Photo Information

Marines with 1st Battalion, 7th Marine Regiment, and 2nd Battalion, 7th Marine Regiment, practice handling a simulated enraged enemy during the culminating event of 1st Marine Division Schools’ Urban Leaders Course at Marine Corps Base Camp Pendleton, Calif., Aug. 12, 2015. The course is a 15-day period of instruction that includes classwork, combat marksmanship and physical training in a simulated urban combat environment.

Photo by Pvt. Robert Bliss

Marines remain relevant to shifting battlefield

18 Aug 2015 | Courtesy Story I Marine Expeditionary Force

Marines from 1st and 2nd Battalion, 7th Marine Regiment, participated in a Military Operations in Urban Terrain exercise during 1st Marine Division Schools’ Urban Leaders Course at Marine Corps Base Camp Pendleton, California, Aug. 12, 2015.

The Urban Leaders Course is a 15-day period of instruction that includes classwork, combat marksmanship and physical training in a simulated urban combat environment. The instructors pose as enemy combatants and engage the Marines in a number of real-world scenarios.

This kind of training stresses the importance of close-quarter combat proficiency in response to the more urbanized battlefield encountered today.

“Overall as a force, our concern is going toward the urban [environment],” said Sgt. Matthew Muro, a chief instructor for 1st Marine Division Schools Urban Leaders Course. “The world is being built up; man is not tearing anything down.”

With increased industrialization on a global scale furthering the expanse of metropolitan areas, there is no question that Marines will continue to fight in urban areas.

“We’re honing and refining those small unit leaders’ skills from fire team and squad leaders within the infantry in the urban environment, the three-dimensional battle space and everything that is going to pertain [to those],” said Muro.

Not only is the urban combat environment different from desert fighting, the techniques and approach to mobile operations in urban terrain is different as well, according to Muro.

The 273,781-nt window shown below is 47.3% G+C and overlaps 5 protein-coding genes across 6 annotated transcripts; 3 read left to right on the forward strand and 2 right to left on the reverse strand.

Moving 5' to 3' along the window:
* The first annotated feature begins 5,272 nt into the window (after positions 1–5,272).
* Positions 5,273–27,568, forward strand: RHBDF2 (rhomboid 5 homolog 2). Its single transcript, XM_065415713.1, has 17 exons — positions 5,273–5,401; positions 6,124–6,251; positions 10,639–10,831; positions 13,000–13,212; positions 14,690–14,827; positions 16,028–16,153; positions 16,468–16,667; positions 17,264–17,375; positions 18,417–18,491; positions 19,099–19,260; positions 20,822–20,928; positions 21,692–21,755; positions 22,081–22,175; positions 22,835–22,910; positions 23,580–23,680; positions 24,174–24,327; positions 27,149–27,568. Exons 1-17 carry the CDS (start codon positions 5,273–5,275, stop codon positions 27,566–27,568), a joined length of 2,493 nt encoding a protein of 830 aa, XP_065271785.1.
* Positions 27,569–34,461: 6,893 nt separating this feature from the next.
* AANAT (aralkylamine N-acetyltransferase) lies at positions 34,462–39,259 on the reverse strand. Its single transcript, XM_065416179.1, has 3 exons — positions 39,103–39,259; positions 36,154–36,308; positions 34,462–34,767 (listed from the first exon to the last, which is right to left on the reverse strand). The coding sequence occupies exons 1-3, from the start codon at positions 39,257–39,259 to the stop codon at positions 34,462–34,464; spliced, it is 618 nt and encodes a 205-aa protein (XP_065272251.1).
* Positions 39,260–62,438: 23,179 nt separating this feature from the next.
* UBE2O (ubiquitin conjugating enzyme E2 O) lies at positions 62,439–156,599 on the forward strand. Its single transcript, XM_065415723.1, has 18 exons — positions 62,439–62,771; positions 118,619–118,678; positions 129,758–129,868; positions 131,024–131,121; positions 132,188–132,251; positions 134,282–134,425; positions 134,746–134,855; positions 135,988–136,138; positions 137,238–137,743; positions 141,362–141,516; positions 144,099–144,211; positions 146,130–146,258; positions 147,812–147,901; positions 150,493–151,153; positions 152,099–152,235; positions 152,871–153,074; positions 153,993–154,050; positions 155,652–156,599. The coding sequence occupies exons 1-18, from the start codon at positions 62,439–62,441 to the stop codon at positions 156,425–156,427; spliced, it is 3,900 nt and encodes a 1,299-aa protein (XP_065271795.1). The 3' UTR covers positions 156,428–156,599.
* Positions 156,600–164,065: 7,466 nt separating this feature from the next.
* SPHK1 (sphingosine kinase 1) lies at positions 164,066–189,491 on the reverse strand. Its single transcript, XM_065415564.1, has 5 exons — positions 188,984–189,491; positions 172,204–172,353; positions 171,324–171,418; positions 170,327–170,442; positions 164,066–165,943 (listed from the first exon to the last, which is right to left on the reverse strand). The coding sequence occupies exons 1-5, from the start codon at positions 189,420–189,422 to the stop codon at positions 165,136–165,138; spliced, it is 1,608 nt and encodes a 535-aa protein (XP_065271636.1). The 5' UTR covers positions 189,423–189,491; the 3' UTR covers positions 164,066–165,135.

The training prepares the Marines for more responsibility being held at the small unit leadership level – the format fire team, according to Sgt. Tyler Tellez, a combat engineer with 1st Combat Engineer Battalion.

The responsibilities are significant enough that a single fire team can clear a house while a second fire team can clear an entirely separate location, added Tellez.

War is an ever changing struggle of power and control, but as it evolves, so must the Marines who fight in it. The Marine Corps will continue to make advanced efforts to provide their personnel with the tools and training necessary to prepare for the changing face of war.

“I do believe it’s extremely vital, given that we’re going to an urban battle space no matter where we’re going to be fighting,” said Muro. “There’s not much more aside from fighting in cities; that’s what we need to be prepared for.” 

As the culminating event for the Urban Leaders Course concluded, the instructors felt confident they were sending their Marines out into the next chapter of urban warfare training with all the tools necessary to meet future challenges head on. The training was intense, comprehensive and physically exhausting; and Marines wouldn’t have it any other way.